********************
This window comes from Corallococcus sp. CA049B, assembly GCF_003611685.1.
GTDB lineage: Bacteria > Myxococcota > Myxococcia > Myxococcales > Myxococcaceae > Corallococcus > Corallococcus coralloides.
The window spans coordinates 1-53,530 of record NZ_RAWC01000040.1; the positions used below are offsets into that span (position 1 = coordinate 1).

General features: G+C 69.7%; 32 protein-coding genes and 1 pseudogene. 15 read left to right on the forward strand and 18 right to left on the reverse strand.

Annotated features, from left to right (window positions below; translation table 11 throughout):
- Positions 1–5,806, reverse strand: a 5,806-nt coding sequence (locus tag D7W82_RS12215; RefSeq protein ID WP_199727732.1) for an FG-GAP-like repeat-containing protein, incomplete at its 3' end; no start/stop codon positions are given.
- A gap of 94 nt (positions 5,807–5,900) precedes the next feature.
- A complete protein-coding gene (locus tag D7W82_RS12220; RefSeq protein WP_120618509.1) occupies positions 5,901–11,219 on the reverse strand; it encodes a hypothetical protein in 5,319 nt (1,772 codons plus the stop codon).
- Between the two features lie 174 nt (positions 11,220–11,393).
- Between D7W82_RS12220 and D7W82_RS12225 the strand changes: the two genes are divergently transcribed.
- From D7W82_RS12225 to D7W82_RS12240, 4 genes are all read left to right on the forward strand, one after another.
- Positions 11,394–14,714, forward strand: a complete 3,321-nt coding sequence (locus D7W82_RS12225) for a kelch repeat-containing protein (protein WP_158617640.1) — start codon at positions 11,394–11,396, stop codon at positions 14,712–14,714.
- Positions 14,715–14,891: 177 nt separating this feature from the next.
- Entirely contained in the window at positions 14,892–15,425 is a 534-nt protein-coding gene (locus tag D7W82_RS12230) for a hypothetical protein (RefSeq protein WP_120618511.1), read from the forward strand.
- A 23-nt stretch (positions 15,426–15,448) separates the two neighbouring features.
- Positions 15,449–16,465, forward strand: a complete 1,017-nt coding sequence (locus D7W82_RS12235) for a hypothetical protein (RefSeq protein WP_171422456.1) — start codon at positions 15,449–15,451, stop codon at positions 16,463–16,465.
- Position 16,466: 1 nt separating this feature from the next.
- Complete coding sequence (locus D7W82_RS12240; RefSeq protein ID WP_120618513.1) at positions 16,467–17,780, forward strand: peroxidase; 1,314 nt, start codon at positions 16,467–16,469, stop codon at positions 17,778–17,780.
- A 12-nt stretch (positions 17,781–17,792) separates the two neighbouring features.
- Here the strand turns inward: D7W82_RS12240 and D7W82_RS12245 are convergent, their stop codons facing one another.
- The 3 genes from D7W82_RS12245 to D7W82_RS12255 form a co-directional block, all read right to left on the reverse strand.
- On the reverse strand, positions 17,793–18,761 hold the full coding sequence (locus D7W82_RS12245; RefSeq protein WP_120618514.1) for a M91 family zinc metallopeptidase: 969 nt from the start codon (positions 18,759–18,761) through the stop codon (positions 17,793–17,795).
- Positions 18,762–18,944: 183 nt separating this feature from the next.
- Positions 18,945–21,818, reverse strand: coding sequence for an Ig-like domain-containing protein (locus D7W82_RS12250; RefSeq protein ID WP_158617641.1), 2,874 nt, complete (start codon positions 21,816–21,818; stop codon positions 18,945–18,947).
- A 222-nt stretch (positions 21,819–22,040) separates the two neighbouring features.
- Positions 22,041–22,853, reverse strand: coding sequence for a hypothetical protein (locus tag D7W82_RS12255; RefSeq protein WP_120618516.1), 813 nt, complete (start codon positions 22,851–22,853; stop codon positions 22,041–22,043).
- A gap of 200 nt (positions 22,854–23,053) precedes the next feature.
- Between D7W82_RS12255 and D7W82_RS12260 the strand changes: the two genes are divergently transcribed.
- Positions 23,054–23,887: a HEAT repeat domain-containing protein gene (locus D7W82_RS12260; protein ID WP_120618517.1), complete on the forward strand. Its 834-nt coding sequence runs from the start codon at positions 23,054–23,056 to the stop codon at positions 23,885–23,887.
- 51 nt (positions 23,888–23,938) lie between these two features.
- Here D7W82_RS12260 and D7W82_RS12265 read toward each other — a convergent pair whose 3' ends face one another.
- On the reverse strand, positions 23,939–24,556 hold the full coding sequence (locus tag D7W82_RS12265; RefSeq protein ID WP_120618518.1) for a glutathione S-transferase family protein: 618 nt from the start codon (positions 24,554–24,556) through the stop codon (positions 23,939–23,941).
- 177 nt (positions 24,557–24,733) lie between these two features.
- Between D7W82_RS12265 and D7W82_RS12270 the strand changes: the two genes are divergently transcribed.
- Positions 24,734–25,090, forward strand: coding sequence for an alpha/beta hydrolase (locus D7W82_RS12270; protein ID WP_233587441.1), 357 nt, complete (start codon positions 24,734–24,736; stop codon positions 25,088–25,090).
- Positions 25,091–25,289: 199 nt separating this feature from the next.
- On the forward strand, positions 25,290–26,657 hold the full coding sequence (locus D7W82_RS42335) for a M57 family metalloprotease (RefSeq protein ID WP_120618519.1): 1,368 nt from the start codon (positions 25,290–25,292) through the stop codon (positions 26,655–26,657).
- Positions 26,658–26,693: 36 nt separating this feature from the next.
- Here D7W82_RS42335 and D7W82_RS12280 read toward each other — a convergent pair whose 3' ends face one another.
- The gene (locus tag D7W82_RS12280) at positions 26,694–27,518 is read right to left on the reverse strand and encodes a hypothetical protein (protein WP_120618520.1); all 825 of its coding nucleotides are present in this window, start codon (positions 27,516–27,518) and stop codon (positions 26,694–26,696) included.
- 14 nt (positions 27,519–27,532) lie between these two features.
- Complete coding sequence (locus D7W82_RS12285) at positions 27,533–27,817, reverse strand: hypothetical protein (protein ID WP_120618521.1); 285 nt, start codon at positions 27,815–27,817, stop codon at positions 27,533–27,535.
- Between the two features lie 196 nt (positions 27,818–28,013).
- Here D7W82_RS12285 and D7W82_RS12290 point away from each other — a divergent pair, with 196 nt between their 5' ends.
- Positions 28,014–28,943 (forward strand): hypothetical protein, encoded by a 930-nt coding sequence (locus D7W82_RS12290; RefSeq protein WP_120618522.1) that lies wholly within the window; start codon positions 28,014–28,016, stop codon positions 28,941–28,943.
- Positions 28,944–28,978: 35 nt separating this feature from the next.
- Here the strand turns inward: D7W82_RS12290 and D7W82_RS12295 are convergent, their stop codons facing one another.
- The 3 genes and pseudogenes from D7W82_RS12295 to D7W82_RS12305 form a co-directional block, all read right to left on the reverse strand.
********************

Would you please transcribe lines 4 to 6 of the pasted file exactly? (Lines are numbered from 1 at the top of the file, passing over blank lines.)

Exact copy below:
General features: G+C 69.7%; 32 protein-coding genes and 1 pseudogene. 15 read left to right on the forward strand and 18 right to left on the reverse strand.

Annotated features, from left to right (window positions below; translation table 11 throughout):
- Positions 1–5,806, reverse strand: a 5,806-nt coding sequence (locus tag D7W82_RS12215; RefSeq protein ID WP_199727732.1) for an FG-GAP-like repeat-containing protein, incomplete at its 3' end; no start/stop codon positions are given.